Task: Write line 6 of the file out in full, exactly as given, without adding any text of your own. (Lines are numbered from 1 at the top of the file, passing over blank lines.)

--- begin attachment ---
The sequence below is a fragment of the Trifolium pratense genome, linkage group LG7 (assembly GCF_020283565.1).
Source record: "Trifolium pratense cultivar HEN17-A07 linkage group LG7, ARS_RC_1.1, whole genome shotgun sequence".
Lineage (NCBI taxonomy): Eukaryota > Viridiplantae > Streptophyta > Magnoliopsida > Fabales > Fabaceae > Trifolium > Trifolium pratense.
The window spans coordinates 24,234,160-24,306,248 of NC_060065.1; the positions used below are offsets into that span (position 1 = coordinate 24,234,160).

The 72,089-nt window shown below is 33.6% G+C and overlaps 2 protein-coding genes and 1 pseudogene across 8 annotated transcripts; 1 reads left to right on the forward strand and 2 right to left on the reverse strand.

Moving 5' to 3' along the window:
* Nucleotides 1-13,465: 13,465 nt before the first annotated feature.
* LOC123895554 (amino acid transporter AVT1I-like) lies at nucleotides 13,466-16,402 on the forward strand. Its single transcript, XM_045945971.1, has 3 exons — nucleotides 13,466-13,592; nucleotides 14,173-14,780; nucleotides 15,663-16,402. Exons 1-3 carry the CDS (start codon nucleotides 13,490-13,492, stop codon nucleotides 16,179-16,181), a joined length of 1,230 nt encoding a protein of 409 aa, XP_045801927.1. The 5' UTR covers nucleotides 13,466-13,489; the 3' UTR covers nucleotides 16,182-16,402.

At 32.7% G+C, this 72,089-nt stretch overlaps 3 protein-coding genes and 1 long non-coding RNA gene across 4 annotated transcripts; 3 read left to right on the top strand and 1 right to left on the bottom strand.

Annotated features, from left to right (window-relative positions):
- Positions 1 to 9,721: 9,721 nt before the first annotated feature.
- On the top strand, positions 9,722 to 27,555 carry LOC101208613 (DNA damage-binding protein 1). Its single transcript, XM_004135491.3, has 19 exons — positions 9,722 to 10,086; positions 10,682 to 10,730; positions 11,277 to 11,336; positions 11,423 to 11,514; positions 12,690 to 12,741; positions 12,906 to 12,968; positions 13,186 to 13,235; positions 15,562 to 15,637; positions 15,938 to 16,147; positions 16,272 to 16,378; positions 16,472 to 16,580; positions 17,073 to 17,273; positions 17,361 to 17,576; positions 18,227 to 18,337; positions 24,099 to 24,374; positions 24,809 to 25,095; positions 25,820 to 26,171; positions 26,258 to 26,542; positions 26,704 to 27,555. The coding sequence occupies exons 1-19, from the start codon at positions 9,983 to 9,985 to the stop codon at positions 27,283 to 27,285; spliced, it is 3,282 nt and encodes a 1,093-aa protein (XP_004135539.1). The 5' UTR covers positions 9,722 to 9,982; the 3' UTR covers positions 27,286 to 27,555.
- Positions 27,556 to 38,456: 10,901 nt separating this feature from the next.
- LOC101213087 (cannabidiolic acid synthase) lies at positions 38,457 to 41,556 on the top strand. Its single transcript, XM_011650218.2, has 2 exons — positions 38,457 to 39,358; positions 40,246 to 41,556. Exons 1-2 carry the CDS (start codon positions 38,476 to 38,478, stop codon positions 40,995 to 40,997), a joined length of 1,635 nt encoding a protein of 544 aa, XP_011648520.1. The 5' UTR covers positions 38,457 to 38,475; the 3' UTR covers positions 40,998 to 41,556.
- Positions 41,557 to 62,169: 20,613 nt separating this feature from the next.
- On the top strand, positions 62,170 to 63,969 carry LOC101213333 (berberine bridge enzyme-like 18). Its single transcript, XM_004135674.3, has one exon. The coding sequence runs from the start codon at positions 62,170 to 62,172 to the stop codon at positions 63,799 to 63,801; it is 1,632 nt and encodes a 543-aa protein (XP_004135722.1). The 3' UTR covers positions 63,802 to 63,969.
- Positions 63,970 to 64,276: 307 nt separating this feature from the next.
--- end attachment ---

Moving 5' to 3' along the window: